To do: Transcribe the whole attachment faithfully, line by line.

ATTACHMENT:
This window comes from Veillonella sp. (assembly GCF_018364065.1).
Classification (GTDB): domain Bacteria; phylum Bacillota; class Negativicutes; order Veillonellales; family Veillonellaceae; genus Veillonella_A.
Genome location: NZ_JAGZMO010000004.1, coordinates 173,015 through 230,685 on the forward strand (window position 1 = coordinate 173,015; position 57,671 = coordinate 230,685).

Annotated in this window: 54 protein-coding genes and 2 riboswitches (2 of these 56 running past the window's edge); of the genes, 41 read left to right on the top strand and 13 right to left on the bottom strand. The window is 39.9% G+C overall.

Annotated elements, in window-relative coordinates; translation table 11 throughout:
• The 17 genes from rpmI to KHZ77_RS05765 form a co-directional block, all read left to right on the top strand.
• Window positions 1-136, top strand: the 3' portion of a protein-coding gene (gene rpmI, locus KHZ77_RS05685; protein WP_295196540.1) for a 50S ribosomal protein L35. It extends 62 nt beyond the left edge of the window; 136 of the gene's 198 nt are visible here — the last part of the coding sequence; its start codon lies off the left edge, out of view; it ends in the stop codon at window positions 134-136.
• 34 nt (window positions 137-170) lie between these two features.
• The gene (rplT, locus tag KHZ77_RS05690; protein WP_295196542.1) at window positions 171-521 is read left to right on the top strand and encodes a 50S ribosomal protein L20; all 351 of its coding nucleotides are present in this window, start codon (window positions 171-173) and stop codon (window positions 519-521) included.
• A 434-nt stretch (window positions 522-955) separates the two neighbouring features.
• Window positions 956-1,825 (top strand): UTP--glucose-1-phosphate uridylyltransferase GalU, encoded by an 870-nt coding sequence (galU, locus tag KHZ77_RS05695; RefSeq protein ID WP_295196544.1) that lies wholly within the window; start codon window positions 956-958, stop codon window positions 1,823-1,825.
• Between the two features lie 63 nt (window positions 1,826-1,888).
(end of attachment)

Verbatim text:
This window comes from Veillonella sp. (assembly GCF_018364065.1).
Classification (GTDB): domain Bacteria; phylum Bacillota; class Negativicutes; order Veillonellales; family Veillonellaceae; genus Veillonella_A.
Genome location: NZ_JAGZMO010000004.1, coordinates 173,015 through 230,685 on the forward strand (window position 1 = coordinate 173,015; position 57,671 = coordinate 230,685).

Annotated in this window: 54 protein-coding genes and 2 riboswitches (2 of these 56 running past the window's edge); of the genes, 41 read left to right on the top strand and 13 right to left on the bottom strand. The window is 39.9% G+C overall.

Annotated elements, in window-relative coordinates; translation table 11 throughout:
• The 17 genes from rpmI to KHZ77_RS05765 form a co-directional block, all read left to right on the top strand.
• Window positions 1-136, top strand: the 3' portion of a protein-coding gene (gene rpmI, locus KHZ77_RS05685; protein WP_295196540.1) for a 50S ribosomal protein L35. It extends 62 nt beyond the left edge of the window; 136 of the gene's 198 nt are visible here — the last part of the coding sequence; its start codon lies off the left edge, out of view; it ends in the stop codon at window positions 134-136.
• 34 nt (window positions 137-170) lie between these two features.
• The gene (rplT, locus tag KHZ77_RS05690; protein WP_295196542.1) at window positions 171-521 is read left to right on the top strand and encodes a 50S ribosomal protein L20; all 351 of its coding nucleotides are present in this window, start codon (window positions 171-173) and stop codon (window positions 519-521) included.
• A 434-nt stretch (window positions 522-955) separates the two neighbouring features.
• Window positions 956-1,825 (top strand): UTP--glucose-1-phosphate uridylyltransferase GalU, encoded by an 870-nt coding sequence (galU, locus tag KHZ77_RS05695; RefSeq protein ID WP_295196544.1) that lies wholly within the window; start codon window positions 956-958, stop codon window positions 1,823-1,825.
• Between the two features lie 63 nt (window positions 1,826-1,888).